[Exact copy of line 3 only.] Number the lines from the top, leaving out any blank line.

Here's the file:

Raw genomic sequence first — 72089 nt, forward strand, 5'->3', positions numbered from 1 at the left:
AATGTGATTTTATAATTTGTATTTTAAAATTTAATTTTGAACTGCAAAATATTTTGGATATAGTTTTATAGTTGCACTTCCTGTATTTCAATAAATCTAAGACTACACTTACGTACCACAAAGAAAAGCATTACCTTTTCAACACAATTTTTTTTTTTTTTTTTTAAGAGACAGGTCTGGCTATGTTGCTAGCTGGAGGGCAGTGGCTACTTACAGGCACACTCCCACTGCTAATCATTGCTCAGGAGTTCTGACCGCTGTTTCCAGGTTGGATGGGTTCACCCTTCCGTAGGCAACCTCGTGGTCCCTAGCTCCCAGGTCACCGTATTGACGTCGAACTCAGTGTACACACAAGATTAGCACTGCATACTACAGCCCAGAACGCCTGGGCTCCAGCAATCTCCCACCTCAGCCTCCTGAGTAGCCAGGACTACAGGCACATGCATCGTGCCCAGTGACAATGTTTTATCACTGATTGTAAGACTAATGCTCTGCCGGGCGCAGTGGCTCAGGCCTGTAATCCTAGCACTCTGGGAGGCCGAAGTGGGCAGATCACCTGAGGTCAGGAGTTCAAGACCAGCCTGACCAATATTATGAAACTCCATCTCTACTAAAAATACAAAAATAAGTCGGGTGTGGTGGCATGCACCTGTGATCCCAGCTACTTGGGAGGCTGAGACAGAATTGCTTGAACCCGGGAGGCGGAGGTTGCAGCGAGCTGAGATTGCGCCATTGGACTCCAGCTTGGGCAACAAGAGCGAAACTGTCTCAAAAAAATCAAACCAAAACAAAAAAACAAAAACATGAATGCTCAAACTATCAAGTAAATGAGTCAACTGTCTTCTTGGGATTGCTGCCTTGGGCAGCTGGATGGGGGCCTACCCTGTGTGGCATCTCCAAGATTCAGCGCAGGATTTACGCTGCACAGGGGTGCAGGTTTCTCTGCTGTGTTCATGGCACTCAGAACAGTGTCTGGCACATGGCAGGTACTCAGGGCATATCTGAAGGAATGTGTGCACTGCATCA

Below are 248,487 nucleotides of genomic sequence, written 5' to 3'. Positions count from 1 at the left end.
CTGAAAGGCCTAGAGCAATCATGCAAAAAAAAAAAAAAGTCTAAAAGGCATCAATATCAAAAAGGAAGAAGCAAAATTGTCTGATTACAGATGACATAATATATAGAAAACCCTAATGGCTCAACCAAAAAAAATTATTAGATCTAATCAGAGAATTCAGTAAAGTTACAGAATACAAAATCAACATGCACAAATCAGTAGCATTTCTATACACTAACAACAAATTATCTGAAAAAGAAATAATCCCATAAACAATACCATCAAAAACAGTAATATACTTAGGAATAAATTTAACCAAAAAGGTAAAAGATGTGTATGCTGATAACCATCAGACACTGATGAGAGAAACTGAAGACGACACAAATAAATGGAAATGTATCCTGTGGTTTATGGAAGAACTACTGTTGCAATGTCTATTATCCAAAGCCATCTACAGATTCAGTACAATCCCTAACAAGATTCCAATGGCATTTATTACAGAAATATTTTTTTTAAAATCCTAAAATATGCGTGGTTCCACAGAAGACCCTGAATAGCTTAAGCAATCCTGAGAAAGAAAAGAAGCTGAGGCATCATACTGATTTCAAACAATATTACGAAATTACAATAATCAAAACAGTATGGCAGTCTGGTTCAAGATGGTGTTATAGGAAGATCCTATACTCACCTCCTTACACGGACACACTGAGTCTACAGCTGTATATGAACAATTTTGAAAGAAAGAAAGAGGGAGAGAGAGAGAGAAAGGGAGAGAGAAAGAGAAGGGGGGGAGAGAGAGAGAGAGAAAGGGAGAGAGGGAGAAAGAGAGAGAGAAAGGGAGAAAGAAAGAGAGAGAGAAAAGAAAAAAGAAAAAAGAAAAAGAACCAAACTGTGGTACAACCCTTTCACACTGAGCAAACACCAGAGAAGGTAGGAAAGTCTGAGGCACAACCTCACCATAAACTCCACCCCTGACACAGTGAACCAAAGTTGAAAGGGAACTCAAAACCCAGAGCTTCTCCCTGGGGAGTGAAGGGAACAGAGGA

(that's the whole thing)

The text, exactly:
Below are 248,487 nucleotides of genomic sequence, written 5' to 3'. Positions count from 1 at the left end.